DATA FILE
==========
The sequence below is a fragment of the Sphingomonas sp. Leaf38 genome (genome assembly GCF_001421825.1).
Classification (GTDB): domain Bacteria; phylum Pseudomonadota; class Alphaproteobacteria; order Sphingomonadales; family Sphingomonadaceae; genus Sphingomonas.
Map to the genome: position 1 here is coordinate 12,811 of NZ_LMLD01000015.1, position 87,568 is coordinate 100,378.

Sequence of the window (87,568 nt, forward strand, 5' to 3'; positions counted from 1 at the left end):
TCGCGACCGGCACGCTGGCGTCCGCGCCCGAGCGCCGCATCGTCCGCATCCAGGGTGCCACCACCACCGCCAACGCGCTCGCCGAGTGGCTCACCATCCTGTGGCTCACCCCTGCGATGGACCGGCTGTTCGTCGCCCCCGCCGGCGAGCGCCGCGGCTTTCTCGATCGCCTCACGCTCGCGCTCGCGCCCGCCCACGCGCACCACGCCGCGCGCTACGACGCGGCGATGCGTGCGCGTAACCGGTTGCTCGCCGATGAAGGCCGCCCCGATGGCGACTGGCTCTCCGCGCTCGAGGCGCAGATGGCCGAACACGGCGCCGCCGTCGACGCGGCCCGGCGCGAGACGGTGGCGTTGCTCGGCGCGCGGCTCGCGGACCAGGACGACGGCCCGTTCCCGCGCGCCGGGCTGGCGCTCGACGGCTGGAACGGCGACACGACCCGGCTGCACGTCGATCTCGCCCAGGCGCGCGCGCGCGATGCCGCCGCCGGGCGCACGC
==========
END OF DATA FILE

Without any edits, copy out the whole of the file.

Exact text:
The sequence below is a fragment of the Sphingomonas sp. Leaf38 genome (genome assembly GCF_001421825.1).
Classification (GTDB): domain Bacteria; phylum Pseudomonadota; class Alphaproteobacteria; order Sphingomonadales; family Sphingomonadaceae; genus Sphingomonas.
Map to the genome: position 1 here is coordinate 12,811 of NZ_LMLD01000015.1, position 87,568 is coordinate 100,378.

Sequence of the window (87,568 nt, forward strand, 5' to 3'; positions counted from 1 at the left end):
TCGCGACCGGCACGCTGGCGTCCGCGCCCGAGCGCCGCATCGTCCGCATCCAGGGTGCCACCACCACCGCCAACGCGCTCGCCGAGTGGCTCACCATCCTGTGGCTCACCCCTGCGATGGACCGGCTGTTCGTCGCCCCCGCCGGCGAGCGCCGCGGCTTTCTCGATCGCCTCACGCTCGCGCTCGCGCCCGCCCACGCGCACCACGCCGCGCGCTACGACGCGGCGATGCGTGCGCGTAACCGGTTGCTCGCCGATGAAGGCCGCCCCGATGGCGACTGGCTCTCCGCGCTCGAGGCGCAGATGGCCGAACACGGCGCCGCCGTCGACGCGGCCCGGCGCGAGACGGTGGCGTTGCTCGGCGCGCGGCTCGCGGACCAGGACGACGGCCCGTTCCCGCGCGCCGGGCTGGCGCTCGACGGCTGGAACGGCGACACGACCCGGCTGCACGTCGATCTCGCCCAGGCGCGCGCGCGCGATGCCGCCGCCGGGCGCACGC